Sociology Specialist: Charles Barkley Is Wrong on Spanking

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Former NBA basketball star Charles Barkley came to the defense of Minnesota Vikings football player Adrian Peterson, saying that spanking is something that black parents do in the south, but sociologist Jessica Carbino tells Newsmax TV that spanking is really a "class issue."

Peterson is accused of child abuse for injuring his son while disciplining him and "using a switch to spank his son," the star running back's attorney Rusty Hardin said.

"People certainly have traditions for how they would like to rear their children relative to how their parents reared them, but Mr. Barkley is conflating race and class," Carbino told Ed Berliner on "MidPoint" on Newsmax TV Tuesday.

"If you examine how parents discipline their children traditionally, how they raise them, there are two real schools of thought," she said.

"There's this concerted cultivation approach, where parents discipline their children through providing them with reason and try to teach their children what they're doing is right and wrong by explaining things to them and then punishing them accordingly," she said.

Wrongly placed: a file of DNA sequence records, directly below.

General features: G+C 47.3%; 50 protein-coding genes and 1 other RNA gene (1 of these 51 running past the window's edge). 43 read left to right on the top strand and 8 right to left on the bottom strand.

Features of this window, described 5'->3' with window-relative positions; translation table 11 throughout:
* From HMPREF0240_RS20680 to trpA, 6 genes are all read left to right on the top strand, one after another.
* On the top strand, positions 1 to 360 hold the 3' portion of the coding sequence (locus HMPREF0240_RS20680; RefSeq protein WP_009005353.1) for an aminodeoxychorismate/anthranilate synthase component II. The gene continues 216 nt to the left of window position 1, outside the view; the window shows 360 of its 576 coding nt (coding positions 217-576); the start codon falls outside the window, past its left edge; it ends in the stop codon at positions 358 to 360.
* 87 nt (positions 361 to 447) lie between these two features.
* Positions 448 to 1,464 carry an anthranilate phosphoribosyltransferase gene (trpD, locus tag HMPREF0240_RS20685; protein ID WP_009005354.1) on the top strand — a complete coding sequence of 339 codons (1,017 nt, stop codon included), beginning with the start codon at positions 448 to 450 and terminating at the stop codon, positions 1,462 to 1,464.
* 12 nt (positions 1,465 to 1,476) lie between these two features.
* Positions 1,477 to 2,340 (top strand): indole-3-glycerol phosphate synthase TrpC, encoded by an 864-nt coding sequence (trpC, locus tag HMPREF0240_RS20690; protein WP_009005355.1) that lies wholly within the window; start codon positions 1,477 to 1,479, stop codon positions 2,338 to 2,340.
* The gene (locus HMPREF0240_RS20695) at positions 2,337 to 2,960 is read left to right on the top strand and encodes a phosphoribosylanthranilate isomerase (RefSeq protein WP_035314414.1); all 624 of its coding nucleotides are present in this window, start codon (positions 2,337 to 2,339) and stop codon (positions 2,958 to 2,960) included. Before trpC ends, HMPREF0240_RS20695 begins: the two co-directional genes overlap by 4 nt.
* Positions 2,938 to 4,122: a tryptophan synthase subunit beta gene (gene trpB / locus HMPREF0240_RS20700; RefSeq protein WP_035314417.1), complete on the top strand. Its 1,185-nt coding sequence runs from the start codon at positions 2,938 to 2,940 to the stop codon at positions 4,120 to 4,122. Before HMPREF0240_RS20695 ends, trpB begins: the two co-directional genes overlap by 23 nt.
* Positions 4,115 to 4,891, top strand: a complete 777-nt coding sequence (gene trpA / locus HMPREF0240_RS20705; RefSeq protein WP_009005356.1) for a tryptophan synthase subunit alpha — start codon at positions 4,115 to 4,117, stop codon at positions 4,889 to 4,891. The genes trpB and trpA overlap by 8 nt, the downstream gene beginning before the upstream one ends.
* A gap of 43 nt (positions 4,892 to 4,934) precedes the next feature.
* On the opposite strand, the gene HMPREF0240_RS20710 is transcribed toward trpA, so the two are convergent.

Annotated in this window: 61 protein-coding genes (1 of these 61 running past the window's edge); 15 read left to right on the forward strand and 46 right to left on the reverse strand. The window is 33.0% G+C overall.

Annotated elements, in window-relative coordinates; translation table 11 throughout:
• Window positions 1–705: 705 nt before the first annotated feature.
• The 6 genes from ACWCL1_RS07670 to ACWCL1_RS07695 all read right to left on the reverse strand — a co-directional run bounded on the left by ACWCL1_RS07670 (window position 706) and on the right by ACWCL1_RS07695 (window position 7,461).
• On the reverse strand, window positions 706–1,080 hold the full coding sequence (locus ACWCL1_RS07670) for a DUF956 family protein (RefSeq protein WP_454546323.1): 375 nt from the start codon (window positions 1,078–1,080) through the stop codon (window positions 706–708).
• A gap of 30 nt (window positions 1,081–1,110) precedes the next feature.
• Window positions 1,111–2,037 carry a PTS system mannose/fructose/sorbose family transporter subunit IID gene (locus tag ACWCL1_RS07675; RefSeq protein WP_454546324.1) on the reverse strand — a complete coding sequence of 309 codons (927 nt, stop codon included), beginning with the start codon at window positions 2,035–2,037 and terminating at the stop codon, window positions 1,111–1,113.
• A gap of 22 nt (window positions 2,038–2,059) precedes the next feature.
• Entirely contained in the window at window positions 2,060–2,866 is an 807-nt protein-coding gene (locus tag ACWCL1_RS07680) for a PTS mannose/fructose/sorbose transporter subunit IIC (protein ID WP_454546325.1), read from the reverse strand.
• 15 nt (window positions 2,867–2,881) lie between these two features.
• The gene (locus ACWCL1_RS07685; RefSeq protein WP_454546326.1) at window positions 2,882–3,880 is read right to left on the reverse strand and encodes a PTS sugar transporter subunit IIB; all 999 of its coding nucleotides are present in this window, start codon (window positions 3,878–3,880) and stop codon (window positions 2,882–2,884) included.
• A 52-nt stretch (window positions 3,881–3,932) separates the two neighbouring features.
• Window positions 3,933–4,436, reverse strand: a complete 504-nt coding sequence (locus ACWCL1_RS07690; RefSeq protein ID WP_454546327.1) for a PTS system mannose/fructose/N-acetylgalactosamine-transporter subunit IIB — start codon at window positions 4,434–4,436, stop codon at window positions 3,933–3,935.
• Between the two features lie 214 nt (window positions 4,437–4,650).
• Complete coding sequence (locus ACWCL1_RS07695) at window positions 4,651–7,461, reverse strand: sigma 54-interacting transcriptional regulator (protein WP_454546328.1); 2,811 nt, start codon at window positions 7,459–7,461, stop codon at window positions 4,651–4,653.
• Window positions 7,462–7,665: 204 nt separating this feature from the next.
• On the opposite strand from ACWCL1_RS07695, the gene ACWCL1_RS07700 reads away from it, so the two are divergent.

This is in comparison to "a policy of more natural growth where parents are disciplining their children using methods like spanking and aren't really explaining to their children the value of what they're doing that's right or wrong," she added.

However, Carbino believes that that method "tends to happen among less educated people and I don't believe that it's necessarily a race issue as much as a class issue."

"Every black parent in the south is going to be in jail under those circumstances," Barkley said while discussing the Peterson controversy Sunday with Jim Rome on The NFL Today on CBS.

"We spank kids in the south," he said, adding that he too was spanked "with switches" as a kid.

Family law attorney Jacqueline Newman told Newsmax TV that courts "don't like any kind of physical abuse," including spanking.

"The courts will pay attention to it and they will take it very, very seriously, if you're dealing with any kind of custody arrangement or any kind of custody fight," Newman explained.

"The fact that he's a public figure probably plays some role into it," she added.